Peter Holzhauer: First Stone for a Film

October 26, 2019–January 25, 2020

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  • 01. Engine, 2018 (22 x 33in)
  • 02. Gorge, 2016 (58 x 88in)
  • 03. River, 2019 (40 x 57in)
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  • 04. Tripod Cat, 2019 (22 x 33in)
  • 05. View of Heimaey, 2018 (58 x 83in)
  • 06. New Construction, Heimaey, 2018 (26 x 37in)
  • 07. Basalt Flow, 2019 (58 x 39in)
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  • 08. Recent Lava Formation 1, 2019 (57 x 40in)
  • 09. Recent Lava Formation 2, 2019 (40 x 57in)
  • 10. Recent Lava Formation 3, 2019 (40 x 57in)
  • 11. Recent Lava Formation 4, 2019 (40 x 57in)
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  • 12. Garbage Truck Through Hotel Window, 2019 (30x45in)
  • 13. Fissure in Rain, 2019 (58 x 83in)
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  • 14. Road Puddle, 2016 (18 x 24in)
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Peter Holzhauer: First Stone for a Film

October 26, 2019–January 25, 2020
Press Links:

Los Angeles Times

Gallery Luisotti is pleased to announce its upcoming exhibition, Peter Holzhauer: First Stone for a Film. This marks Holzhauer’s first solo exhibition with the gallery. Featuring photographs made in Iceland during 2016, 2018, and 2019, First Stone for a Film is inspired by Chris Marker’s 1983 film Sans Soleil, during which the narrator states, “In Iceland, I laid the first stone of an imaginary film.” Motivated by Marker’s poetic handling of time, travel, and geography, Holzhauer’s work from Iceland situates human civilization in the precarious expanse of geologic time.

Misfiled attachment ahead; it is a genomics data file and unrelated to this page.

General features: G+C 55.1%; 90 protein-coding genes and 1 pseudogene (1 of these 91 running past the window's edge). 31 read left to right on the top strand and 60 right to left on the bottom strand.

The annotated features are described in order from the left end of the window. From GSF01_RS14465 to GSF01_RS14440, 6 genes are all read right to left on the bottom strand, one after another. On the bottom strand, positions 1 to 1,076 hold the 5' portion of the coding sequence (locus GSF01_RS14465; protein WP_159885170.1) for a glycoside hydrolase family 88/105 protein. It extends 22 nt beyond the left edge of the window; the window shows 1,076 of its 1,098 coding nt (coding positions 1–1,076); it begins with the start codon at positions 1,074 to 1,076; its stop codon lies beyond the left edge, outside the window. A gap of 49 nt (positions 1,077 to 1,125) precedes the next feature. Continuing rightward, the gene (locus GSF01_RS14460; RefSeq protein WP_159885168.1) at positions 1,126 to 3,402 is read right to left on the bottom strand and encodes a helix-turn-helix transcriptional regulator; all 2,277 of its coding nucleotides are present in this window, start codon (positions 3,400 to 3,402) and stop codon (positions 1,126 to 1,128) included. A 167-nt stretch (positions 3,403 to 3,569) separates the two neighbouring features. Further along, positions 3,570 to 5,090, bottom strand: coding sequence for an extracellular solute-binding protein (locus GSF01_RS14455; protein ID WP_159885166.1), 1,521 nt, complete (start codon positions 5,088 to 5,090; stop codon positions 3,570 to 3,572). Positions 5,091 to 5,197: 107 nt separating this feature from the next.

Alongside Chris Marker, Holzhauer’s image of the Icelandic landscape might be best encapsulated in Robert Smithson’s enigmatic 1968 essay “A Sedimentation of the Mind: Earth Projects.” In the essay, Smithson wrote, “It was as though one was at the bottom of a petrified sea and gazing on countless stratographic horizons that had fallen into endless directions of steepness.” Consider Smithson’s words in relation to Holzhauer’s focus on surface and atmosphere. The geology of sites the artist has captured appear monumental, and in each image that immensity is compounded by a perceptible flux. Clouds rise, water boils, the atmosphere weighs upon the land, and the earth appears to melt into itself.

Such are Holzhauer’s landscapes; but the work of First Stone for a Film situates signs of life within Iceland’s geology. Be it a three-legged cat that he encountered on the streets of Keflavik, the ruins of a plane engine (remnants of a 1942 US Air Force crash), or a garbage truck viewed through a hotel window, Holzhauer’s Iceland recalls another of Smithson’s assertions in “A Sedimentation…,” “The strata of the Earth is a jumbled museum.” Place, in Holzhauer’s First Stone for a Film, is defined by a sedimentation of the geologic and the social. Fragmentary architecture and human histories are equated with the tediousness of plate tectonics—a reminder (perhaps) of the fragility of human endeavor in the midst of climatic transformation.

First Stone for a Film is Peter Holzhauer’s first solo exhibition with Gallery Luisotti. The exhibition is also the Gallery’s second to take place in space #B2 of Santa Monica’s Bergamot Station. Holzhauer received an MFA degree from UCLA in 2007 and is currently a Lecturer of Fine Arts at the USC Roski School of Art and Design. Holzhauer’s work has been featured and/or reviewed in numerous venues, including Blind Spot, N+1, X-tra, and the Los Angeles Times. Holzhauer’s work has been a part of several exhibitions over the past decade, including Rogue Wave at LA Louver in 2013, Perfect Likeness at the Hammer Museum in 2015, and 2017’s Soil Erosion (organized by Shannon Ebner) at Altman Siegel Gallery in San Francisco.